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Attributions and expressed emotion in the relatives of schizophrenic patients

Barrowclough, Christine; (1991) Attributions and expressed emotion in the relatives of schizophrenic patients. Doctoral thesis (Ph.D), UCL (University College London). Green open access

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Abstract

This study examines the concept of Expressed Emotion (EE) and tests the utility of an attributional model in understanding why individual relatives differ in their responses and attitudes to schizophrenia sufferers, and how causal beliefs of family members might mediate relapse in patients. The model proposes that relatives look for causes to explain the patient's symptoms and other negative events associated with the illness; that illness variables and the perceptions of the relatives about the illness will influence the amount of causal search and the type of attributions which the relatives make; and that certain kinds of attributions may be predictive of patient relapse. The spontaneous attributions of relatives about negative events associated with the patient and the illness were assessed from audiotaped Camberwell Family Interviews using a modified form of the Leeds Attributional Coding System after developments to the method of extracting attributional statements. 60 relatives were included in the study. The results of the study supported the attributional model: high EE relatives made more attributions about illness than did low EE; and within the high EE group there were differences in the sort of beliefs that the relatives held. The attributions of relatives with marked EOI were similar to the low EE group with problems attributed to factors more external to and uncontrollable by the patient. On the other hand, relatives with high criticism gave more causes internal to the patient whilst the hostile relatives also tended to perceive the causes to be controllable by and personal to the schizophrenia sufferer. Illness chronicity and severity was associated with more causal search, but the relatives' subjective experience of the problems was a better predictor of the direction of their beliefs. The study found that attribution variables were better predictors of patient relapse at nine months follow up than were EE measures. Finally, although relatives made very few attributions which invoked their own causal role in illness events, it was found that such beliefs were reliable predictors of emotional problems in the relatives themselves.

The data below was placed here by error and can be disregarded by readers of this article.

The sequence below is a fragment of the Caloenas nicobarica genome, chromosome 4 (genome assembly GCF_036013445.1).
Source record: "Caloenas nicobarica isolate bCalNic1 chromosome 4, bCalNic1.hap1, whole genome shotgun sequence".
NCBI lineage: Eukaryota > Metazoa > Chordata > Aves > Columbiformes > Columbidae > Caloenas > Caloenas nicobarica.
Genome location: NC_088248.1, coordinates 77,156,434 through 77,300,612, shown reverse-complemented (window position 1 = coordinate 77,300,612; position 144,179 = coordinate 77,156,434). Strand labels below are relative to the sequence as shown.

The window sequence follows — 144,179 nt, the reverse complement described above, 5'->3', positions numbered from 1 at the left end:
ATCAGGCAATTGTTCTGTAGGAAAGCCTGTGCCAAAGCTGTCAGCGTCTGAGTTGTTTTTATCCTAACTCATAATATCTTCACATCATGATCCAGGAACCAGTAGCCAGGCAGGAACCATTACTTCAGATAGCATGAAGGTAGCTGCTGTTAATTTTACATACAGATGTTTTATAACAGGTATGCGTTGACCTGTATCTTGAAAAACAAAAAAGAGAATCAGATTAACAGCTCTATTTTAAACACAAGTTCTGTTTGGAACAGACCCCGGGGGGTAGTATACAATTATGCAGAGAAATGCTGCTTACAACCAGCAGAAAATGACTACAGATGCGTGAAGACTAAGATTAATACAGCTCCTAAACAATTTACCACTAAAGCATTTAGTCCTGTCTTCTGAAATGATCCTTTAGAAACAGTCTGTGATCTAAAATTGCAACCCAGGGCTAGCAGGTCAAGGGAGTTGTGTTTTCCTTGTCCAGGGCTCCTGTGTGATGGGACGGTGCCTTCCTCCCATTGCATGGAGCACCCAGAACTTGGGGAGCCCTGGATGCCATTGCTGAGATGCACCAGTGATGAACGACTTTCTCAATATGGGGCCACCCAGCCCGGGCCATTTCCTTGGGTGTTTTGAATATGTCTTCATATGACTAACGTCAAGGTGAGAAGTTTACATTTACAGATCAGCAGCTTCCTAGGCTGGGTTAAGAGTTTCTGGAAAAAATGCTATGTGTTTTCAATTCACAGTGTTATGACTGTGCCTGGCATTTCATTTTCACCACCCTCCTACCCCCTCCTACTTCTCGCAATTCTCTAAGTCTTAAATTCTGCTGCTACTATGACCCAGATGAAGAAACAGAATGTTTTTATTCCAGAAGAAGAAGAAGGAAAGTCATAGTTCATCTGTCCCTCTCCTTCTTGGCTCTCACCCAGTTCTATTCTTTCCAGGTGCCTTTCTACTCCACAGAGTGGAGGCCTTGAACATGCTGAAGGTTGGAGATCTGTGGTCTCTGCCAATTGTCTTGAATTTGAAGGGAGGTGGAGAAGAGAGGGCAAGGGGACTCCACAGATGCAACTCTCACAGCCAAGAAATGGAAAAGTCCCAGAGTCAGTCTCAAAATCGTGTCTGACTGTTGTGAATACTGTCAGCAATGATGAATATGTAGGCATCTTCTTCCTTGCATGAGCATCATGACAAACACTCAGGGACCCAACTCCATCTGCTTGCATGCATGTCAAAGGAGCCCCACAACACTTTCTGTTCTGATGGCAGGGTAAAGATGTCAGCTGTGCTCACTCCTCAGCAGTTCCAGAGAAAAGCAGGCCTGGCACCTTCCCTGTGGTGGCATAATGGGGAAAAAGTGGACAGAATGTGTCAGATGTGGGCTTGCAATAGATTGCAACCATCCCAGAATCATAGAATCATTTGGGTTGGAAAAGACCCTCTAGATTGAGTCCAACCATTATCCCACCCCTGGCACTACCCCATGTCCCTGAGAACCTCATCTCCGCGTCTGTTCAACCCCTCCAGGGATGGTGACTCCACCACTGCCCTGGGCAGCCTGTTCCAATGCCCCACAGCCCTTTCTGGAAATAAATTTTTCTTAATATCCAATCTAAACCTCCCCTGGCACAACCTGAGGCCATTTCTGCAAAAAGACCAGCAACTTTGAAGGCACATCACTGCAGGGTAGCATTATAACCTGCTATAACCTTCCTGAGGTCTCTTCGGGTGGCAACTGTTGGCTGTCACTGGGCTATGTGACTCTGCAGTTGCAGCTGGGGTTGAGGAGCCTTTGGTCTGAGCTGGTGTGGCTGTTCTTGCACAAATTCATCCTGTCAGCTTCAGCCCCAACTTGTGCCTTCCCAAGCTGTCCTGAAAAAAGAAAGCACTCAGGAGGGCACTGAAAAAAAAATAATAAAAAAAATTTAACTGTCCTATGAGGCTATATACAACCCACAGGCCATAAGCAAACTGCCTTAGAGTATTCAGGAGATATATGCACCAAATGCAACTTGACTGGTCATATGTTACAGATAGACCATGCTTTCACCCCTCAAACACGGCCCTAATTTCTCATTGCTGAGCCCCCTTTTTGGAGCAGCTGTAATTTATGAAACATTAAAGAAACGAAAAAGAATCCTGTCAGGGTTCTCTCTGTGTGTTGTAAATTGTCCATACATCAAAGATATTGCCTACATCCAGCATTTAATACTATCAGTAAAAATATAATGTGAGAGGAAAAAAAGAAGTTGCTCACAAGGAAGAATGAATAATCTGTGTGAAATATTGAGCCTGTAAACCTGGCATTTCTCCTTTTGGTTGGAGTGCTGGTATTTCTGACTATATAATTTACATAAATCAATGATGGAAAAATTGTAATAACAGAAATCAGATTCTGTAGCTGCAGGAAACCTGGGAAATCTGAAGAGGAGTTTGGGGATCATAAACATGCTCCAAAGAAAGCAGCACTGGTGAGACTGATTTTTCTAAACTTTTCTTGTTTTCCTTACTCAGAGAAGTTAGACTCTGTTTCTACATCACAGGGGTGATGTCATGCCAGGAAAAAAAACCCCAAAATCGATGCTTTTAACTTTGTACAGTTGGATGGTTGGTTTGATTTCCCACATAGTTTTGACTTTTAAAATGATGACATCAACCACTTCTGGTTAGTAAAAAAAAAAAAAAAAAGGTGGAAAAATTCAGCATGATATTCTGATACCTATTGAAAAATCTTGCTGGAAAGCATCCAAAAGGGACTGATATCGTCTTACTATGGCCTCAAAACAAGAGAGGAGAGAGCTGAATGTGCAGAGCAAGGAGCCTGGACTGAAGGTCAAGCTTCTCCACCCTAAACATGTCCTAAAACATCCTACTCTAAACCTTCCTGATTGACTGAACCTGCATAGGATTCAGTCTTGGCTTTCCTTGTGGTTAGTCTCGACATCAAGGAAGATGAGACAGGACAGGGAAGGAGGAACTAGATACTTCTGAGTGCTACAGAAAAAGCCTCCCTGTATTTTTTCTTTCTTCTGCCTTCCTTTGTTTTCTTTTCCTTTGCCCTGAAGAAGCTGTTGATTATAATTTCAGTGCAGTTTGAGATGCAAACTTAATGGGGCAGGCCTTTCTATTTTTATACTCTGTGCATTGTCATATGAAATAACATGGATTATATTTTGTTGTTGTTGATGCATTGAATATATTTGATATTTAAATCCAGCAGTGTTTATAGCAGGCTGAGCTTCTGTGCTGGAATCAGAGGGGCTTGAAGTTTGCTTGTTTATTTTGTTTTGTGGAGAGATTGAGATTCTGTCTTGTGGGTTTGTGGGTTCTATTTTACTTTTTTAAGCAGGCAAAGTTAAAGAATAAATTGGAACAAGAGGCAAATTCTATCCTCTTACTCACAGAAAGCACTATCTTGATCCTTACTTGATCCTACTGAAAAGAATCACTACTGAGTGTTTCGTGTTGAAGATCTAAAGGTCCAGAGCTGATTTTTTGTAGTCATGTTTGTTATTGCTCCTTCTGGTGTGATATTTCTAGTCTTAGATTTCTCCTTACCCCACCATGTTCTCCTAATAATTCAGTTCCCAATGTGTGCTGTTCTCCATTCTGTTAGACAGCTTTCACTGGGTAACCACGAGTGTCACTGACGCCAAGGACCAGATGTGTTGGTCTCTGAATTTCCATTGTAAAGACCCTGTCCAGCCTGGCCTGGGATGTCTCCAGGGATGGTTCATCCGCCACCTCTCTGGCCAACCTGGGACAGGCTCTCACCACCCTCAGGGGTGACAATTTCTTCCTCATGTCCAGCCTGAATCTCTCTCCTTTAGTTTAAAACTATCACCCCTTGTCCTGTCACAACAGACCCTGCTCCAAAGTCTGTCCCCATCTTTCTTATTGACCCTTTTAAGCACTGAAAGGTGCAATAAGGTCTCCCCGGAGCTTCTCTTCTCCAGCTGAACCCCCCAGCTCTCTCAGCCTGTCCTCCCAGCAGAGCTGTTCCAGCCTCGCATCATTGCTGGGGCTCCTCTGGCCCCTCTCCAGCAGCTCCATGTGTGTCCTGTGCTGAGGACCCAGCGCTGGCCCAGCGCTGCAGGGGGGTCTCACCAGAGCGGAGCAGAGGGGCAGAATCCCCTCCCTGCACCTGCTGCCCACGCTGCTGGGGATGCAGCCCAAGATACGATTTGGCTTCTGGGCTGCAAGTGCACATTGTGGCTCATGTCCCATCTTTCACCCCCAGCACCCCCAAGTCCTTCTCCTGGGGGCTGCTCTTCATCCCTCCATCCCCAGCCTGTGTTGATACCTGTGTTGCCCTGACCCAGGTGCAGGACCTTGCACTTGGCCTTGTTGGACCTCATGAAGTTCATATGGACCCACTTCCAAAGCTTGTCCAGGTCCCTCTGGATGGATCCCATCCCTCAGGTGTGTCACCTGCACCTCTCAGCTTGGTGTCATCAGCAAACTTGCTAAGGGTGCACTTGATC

Type: Thesis (Doctoral)
Qualification: Ph.D
Title: Attributions and expressed emotion in the relatives of schizophrenic patients
Open access status: An open access version is available from UCL Discovery
Language: English
Additional information: Thesis digitised by ProQuest.
Keywords: Psychology; Schizophrenia
URI: https://discovery.ucl.ac.uk/id/eprint/10107443
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